British Columbia

Clark promises small business tax breaks for jobs

Premier Christy Clark is adding small business tax incentives to her plan to boost jobs in B.C., she announced Wednesday at a breakfast with the Surrey Board of Trade.
B.C. Premier Christy Clark speaks at a press conference Tuesday in Kamloops, B.C. (Keith Anderson/Canadian Press/Kamloops Daily News)

Premier Christy Clark is adding small business tax incentives to her plan to boost jobs in B.C., she announced Wednesday at a breakfast with the Surrey Board of Trade.

Clark says she is adding $3 million to the government's $30 million small business venture capital tax credit to attract investors to support new businesses.

She's also extending the $31-million apprenticeship tax credit program for another three years until 2014 to give employers more opportunities to hire and train skilled workers.

Clark, who has been on the road this week highlighting parts of her plan, will deliver the full scope of her jobs initiative Thursday in Vancouver at a Board of Trade luncheon.

So far, Clark has said she plans to contribute $15 million to the expansion of the Port of Prince Rupert, support liquefied natural gas exports from Kitimat and double the numbers of international students in B.C. in the next four years.

She told the crowd on Wednesday her jobs plan is the prime focus of everybody in her government: "Every single ministry and every single minister knows that they have a personal role to play in making the plan come to fruition."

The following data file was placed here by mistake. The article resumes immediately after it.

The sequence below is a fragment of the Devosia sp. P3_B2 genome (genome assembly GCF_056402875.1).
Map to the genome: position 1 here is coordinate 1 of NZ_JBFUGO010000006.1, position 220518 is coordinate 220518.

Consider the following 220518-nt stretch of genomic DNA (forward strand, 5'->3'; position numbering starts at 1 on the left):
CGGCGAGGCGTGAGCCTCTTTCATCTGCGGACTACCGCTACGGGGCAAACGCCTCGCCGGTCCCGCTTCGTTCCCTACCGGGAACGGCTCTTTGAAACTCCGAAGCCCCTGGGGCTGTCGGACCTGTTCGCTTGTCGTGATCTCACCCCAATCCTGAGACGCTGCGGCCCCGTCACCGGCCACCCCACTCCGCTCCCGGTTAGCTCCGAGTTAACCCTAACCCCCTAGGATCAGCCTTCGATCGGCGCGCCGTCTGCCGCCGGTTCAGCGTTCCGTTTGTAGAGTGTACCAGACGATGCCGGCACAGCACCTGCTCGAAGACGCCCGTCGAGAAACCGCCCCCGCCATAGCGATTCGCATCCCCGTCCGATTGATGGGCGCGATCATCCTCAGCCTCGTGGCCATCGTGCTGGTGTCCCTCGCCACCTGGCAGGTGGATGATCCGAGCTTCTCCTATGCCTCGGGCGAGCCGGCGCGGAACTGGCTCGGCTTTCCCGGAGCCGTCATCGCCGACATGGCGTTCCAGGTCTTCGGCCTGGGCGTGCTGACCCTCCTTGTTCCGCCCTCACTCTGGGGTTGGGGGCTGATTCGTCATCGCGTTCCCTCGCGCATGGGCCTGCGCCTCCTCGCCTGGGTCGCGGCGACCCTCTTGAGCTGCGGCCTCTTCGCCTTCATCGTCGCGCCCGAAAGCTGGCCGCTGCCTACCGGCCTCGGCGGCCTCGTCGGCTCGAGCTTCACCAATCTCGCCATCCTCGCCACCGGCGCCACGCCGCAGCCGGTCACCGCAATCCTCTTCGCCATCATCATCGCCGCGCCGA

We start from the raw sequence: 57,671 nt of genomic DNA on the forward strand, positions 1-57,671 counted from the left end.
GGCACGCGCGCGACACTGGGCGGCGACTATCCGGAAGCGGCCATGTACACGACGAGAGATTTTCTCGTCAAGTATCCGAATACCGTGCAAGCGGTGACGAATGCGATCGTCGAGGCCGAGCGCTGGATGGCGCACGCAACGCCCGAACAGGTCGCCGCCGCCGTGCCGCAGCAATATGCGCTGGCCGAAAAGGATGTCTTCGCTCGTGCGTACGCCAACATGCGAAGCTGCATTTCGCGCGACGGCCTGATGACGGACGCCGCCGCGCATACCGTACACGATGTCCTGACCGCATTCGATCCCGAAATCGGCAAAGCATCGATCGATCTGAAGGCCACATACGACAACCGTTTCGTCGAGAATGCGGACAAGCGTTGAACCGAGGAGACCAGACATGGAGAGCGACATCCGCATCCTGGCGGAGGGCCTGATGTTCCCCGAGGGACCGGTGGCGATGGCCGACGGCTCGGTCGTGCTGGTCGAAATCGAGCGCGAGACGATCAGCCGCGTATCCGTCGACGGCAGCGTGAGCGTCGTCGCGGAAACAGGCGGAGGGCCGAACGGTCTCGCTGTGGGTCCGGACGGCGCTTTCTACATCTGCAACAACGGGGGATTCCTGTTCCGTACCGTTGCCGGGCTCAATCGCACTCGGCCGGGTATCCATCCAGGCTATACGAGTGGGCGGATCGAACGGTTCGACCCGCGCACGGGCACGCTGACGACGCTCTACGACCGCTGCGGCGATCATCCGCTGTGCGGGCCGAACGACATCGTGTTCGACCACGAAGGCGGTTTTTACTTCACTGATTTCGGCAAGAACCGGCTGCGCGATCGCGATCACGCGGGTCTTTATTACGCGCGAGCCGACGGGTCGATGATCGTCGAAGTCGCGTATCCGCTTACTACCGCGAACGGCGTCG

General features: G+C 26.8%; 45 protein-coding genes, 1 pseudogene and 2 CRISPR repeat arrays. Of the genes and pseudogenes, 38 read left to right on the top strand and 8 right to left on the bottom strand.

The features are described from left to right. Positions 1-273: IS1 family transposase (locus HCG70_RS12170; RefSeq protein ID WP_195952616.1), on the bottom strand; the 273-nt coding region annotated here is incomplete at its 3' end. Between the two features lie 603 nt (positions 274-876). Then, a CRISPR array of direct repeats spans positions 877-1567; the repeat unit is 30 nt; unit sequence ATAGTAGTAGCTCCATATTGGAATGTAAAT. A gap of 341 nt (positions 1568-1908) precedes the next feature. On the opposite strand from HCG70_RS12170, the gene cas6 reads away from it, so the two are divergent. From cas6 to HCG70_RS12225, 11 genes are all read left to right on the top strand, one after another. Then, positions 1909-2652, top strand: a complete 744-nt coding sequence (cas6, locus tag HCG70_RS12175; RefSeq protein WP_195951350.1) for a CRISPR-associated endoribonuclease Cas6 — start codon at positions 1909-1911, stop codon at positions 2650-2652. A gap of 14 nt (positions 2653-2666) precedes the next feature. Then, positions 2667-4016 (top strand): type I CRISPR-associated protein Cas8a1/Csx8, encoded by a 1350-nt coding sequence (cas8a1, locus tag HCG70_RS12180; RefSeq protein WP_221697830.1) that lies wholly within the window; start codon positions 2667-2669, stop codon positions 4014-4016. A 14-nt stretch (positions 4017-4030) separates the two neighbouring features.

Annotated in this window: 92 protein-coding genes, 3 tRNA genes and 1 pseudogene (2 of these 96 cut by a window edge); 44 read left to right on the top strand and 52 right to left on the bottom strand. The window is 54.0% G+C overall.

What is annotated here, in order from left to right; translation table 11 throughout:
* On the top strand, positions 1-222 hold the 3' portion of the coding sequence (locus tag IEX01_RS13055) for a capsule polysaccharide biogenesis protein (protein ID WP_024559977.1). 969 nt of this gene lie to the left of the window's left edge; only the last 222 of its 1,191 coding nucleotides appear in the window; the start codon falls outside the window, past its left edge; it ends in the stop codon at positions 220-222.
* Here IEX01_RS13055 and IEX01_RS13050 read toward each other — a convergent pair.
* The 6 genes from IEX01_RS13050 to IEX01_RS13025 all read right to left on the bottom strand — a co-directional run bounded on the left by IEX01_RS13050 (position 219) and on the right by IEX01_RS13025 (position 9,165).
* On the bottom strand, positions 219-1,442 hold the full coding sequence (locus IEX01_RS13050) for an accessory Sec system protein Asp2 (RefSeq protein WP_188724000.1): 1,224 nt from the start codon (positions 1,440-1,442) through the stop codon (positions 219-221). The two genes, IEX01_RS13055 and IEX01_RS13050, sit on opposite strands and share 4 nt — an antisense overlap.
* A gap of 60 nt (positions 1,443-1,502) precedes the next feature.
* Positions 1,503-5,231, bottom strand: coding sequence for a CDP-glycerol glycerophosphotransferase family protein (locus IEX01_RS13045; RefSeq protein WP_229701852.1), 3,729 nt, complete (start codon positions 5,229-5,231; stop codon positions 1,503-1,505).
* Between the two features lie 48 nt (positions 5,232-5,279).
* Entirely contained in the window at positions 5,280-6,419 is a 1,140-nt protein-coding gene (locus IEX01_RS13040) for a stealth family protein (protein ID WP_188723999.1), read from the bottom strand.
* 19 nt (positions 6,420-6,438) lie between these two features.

Economists and business leaders say what they've heard so far this week is short on targets and dollars, but offers a dose of confidence to businesses demoralized by the failure of the harmonized sales tax referendum and faltering economies in the U.S. and Europe.

"The focus here is right," said John Winter, B.C. Chamber of Commerce president. "It's on industries that are creating products for export. It's good economic strategy that allows new money to come into our economy, whether it's in wood products, mining products or human products like tourism and education."

Helmut Pastrick, chief economist at Central 1 Credit Union, said Clark's financial support for her jobs plan is modest, but she's hitting the right targets, especially with her focus on markets in China, India, Asia and Brazil.

Opposition New Democrat Leader Adrian Dix said he's looking for more solid proposals from Clark's jobs plan Thursday, because all he's heard so far is repeats of announcements made earlier by former premier Gordon Campbell and admissions that the Liberals are not helping enough B.C. students get B.C. jobs.

"If this is her whole plan, then it is, as they say, like a Seinfeld episode about nothing," he said. "I'm hopeful that the premier will address the issues I've raised, which are the real challenges in the training system."